Dear Member of Congress:
On behalf of the 362,000 members of the National Taxpayers Union (NTU), I urge you to oppose the authorization of an additional $350 billion for the Troubled Asset Relief Program (TARP). Authorizing the expenditure of the second half of the bailout would further exacerbate the tremendous strains placed on the taxpayer for little, if any, economic benefit. The first half of the bailout was characterized by an almost comical lack of transparency and effectiveness. Using more taxpayer dollars for TARP would constitute throwing good money after bad. Congress should reject the second half of TARP and instead focus on actions to address the root causes of this crisis.
After furious negotiations and frantic prophesies of economic doom if it failed to act, Congress passed an enormous bailout which gave the Treasury Department a huge check and a directive to "save" our economy. Despite expenditures of $350 billion to prop up financial (and non-financial) institutions, our economy remains in largely the same place: slow credit markets, rising unemployment, and reduced consumer spending as Americans rich and poor conserve their dollars during this rough patch. There is little reason to believe that another $350 billion would reverse the current market correction any better than the first $350 billion did.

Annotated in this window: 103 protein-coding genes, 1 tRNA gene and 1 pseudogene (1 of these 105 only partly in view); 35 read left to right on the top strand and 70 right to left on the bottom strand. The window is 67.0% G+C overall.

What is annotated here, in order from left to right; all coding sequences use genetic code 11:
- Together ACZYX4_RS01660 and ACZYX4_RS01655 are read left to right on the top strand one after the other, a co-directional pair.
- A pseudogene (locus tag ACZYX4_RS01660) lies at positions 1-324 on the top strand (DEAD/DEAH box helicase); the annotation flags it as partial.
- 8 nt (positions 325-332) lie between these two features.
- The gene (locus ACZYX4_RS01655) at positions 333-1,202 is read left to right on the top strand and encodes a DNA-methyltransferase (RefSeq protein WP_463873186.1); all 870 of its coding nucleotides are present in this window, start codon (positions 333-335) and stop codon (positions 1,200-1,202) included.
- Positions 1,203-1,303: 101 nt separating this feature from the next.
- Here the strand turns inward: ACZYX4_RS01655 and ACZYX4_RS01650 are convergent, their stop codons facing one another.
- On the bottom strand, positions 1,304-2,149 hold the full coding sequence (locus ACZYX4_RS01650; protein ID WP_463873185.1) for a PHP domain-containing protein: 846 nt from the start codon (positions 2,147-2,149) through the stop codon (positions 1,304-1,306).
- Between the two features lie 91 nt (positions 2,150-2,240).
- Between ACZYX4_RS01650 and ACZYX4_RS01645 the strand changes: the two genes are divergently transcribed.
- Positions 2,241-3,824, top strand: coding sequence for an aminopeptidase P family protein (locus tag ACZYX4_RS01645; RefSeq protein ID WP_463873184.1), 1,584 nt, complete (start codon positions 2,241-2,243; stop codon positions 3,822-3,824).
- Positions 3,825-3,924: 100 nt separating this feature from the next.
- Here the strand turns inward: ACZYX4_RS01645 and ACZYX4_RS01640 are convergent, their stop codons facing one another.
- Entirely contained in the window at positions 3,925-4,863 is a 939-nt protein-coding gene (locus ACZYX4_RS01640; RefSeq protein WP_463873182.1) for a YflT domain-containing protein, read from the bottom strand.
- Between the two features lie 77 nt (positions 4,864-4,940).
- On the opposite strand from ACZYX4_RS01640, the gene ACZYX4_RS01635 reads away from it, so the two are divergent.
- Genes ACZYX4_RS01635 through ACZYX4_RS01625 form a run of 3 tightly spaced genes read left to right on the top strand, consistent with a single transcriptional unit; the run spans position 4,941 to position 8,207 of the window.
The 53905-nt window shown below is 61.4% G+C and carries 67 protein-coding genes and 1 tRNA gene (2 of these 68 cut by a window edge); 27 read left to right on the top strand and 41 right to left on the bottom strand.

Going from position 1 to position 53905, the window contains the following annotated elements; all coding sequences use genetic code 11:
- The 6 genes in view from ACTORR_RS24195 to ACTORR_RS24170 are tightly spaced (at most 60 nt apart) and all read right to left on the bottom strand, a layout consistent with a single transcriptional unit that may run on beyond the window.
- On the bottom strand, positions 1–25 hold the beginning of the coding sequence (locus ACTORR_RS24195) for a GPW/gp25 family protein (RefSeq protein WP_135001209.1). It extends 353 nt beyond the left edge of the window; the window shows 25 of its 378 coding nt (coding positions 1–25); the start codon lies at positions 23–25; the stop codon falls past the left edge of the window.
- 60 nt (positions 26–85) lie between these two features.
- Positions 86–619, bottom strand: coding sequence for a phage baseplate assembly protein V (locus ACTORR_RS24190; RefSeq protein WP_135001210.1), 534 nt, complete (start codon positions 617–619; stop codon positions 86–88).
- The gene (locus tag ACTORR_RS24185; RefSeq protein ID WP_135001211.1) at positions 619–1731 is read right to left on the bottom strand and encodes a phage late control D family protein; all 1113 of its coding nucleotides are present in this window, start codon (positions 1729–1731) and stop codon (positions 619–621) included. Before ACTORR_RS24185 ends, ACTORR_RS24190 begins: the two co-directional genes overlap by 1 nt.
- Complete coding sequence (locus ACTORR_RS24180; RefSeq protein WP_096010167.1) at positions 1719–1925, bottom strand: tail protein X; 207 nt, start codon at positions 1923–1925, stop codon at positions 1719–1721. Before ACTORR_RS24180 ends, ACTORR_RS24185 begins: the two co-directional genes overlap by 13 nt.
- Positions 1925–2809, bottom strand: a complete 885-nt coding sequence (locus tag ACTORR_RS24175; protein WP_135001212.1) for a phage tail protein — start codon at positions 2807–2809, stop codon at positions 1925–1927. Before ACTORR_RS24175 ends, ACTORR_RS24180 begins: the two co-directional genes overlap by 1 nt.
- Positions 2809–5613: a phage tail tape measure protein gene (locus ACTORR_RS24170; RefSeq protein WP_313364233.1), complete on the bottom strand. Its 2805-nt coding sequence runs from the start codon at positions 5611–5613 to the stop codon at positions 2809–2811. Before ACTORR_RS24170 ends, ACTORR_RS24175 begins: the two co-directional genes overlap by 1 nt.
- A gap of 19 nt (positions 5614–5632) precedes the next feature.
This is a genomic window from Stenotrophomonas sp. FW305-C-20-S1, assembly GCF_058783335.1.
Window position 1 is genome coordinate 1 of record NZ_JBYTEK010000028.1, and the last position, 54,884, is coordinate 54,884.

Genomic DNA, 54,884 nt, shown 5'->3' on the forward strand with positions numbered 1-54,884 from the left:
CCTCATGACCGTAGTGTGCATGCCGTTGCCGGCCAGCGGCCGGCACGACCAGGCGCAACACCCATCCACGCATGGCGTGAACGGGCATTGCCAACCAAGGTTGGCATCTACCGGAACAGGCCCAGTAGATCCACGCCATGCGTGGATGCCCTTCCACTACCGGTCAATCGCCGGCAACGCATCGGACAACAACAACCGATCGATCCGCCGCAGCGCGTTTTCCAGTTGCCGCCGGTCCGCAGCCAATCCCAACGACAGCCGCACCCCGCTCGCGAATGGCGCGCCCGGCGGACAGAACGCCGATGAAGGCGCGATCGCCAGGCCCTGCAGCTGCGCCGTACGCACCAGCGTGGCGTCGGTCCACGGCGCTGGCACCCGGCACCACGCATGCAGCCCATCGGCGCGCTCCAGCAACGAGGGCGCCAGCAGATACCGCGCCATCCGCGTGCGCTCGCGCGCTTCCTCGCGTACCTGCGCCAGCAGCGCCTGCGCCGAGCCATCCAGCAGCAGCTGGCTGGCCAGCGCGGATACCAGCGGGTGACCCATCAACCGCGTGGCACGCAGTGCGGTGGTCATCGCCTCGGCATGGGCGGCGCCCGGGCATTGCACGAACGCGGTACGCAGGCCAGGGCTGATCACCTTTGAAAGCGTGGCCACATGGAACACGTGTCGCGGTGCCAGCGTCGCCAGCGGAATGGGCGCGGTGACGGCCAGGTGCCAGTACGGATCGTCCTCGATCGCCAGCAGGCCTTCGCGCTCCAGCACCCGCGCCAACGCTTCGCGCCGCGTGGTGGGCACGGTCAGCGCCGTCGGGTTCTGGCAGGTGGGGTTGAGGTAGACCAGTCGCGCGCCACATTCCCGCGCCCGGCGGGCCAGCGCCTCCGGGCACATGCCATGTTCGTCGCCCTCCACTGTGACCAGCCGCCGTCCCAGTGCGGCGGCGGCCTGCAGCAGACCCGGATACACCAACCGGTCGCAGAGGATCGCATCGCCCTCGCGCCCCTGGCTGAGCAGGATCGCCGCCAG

Furthermore, virtually everyone involved with the bailout has refused to provide taxpayers with any real degree of transparency in how their hard-earned dollars are being used. From details of contracts for firms servicing the bailout, to collateral accepted for massive loans, to a balance-sheet accounting for how bailout money was distributed, taxpayers remain mostly in the dark. Apparently, $350 billion doesn't even merit an itemized receipt these days.
In the span of a few months, the Federal Reserve, Treasury Department, and Congress have pursued policies that, by fault or design, laid waste to traditional American notions of government. We have partially nationalized entire industries, rewarded many of the bad actors that precipitated this debacle in the first place, and immeasurably worsened both our short- and long-term budgetary shortfalls. The time has come to put an end to the madness and limit taxpayer exposure. Congress should reject any request for the second $350 billion of the TARP program and should support a resolution of disapproval. Roll call votes on any such resolution will be among the most heavily weighted in our annual Rating of Congress.
Government Affairs Manager